In the above-described embodiment, the (001) surface of silicon has an offset angle in the <110> direction or <110> direction of silicon which is far from the C axis direction of sapphire, but the present invention is not limited to such a direction and an offset angle. That is, the direction and offset angle may be a direction and an offset angle which are included in the region of the <110> direction 3c and the region of <110> direction 3b having a lot of mirrorlike regions. Therefore, in order to obtain good GaAs with a mirror surface, it is preferable to tilt the (001) silicon surface of an SOS substrate by 0.1 to 10 degrees toward the <110> or <110> direction, which is far from the C axis of sapphire, and further rotate the SOS substrate by an angle less than 45 degrees along the  axis of silicon.
In the above-illustrated embodiment, silicon of (001) face produced on the R surface of sapphire is described, this may be a (100) surface or a (010) surface which is a direction equivalent to the silicon (001) surface. For example, in the (100) surface silicon, it is preferable to make the offset angle in the <011> or <011> direction.
A method of depositing GaAs on the SOS substrate which is produced as such will be briefly described.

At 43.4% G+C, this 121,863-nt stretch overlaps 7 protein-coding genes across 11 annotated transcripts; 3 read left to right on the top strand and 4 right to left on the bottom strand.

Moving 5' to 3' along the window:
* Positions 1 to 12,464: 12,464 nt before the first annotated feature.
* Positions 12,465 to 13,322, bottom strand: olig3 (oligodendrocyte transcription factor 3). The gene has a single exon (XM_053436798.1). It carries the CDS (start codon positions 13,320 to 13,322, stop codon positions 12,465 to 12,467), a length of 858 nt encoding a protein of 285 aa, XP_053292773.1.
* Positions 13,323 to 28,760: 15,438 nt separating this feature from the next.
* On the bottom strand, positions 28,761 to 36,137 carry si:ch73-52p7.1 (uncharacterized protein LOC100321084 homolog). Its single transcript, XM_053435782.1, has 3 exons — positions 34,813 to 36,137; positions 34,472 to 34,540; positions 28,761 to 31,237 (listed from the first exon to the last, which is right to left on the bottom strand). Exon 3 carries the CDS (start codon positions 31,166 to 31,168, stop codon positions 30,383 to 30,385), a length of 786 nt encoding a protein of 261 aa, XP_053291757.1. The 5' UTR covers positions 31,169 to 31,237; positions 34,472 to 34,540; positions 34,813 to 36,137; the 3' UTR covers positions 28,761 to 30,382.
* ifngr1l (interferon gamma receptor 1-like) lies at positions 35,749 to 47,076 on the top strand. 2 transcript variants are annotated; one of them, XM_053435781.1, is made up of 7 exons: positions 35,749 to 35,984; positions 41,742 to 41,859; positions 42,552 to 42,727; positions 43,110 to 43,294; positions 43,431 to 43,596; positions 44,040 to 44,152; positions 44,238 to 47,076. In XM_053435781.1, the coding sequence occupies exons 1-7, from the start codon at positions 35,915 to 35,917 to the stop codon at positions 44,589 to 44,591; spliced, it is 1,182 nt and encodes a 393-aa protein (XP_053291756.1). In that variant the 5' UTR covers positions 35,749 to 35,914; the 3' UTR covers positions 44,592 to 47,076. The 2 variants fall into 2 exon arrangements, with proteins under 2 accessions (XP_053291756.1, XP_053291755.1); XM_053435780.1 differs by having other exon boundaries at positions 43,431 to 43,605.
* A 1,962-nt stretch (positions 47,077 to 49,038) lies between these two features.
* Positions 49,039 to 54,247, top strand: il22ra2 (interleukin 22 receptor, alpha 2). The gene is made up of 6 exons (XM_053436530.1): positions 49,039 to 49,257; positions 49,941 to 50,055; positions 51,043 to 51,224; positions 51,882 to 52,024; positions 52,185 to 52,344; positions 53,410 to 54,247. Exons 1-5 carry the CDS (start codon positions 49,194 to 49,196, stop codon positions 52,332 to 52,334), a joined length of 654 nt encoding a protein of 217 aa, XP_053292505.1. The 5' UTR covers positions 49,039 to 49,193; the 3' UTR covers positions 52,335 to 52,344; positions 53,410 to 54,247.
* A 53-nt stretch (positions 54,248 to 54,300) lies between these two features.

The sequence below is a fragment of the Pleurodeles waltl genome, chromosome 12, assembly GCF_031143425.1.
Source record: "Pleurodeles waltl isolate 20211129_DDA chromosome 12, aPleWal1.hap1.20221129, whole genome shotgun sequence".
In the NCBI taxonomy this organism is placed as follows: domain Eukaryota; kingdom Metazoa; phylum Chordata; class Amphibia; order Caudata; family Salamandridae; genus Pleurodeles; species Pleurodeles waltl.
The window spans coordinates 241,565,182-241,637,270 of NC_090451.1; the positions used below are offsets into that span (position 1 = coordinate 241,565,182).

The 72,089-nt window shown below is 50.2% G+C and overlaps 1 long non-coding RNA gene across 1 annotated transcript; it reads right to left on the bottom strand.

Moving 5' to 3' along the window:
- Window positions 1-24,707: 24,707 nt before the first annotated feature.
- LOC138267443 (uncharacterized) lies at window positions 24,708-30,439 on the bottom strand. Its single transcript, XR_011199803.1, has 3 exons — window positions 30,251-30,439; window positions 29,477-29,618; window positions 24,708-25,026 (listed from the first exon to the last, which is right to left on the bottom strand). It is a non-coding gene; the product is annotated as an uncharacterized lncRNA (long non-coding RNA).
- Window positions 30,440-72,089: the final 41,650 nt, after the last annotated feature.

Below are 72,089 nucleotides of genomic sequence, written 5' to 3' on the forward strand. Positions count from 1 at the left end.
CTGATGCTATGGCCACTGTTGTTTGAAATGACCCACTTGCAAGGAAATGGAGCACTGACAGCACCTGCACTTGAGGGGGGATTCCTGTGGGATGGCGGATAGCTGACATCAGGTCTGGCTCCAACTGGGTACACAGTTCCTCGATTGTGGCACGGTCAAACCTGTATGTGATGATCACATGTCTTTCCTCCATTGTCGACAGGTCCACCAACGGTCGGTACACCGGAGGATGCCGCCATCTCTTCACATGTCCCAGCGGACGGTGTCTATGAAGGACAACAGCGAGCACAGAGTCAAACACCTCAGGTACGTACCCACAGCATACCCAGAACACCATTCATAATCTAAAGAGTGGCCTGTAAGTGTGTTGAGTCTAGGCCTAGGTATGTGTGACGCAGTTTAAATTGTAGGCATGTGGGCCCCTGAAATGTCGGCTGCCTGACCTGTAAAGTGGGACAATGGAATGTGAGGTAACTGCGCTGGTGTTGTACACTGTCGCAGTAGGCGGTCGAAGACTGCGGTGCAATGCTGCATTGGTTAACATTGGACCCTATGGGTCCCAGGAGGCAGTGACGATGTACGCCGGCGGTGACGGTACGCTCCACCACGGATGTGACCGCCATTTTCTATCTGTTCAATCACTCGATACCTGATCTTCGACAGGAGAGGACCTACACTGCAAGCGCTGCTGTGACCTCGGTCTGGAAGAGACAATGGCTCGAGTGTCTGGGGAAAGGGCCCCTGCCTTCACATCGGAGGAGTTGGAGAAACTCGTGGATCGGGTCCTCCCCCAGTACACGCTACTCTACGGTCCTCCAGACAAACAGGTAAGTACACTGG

FIG. 3 shows a schematic construction of an MOCVD apparatus which is used while depositing GaAs on the SOS substrate. In FIG. 3, reference numeral 13 designates a first reaction tube for cleaning the surface of silicon, reference numeral 14 designates a second reaction tube for growing GaAs, reference numeral 10 designates a gas supplying room for supplying reaction gas to the first reaction tube 13 and the second reaction tube 14. Reference numeral 11 designates a pressure adjusting room for adjusting the pressure in the first reaction tube 13 and the second reaction tube 14. Reference numeral 12 designates a wafer preparing room, reference numeral 15 designates a wafer taking out room, reference numeral 16 designates a pump, reference numeral 17 designates a wafer transfer room, reference numeral 18 designates a fork, reference numeral 19 designates a susceptor, reference numeral 20 designates a cylinder, and reference numeral 21 designates a gate valve.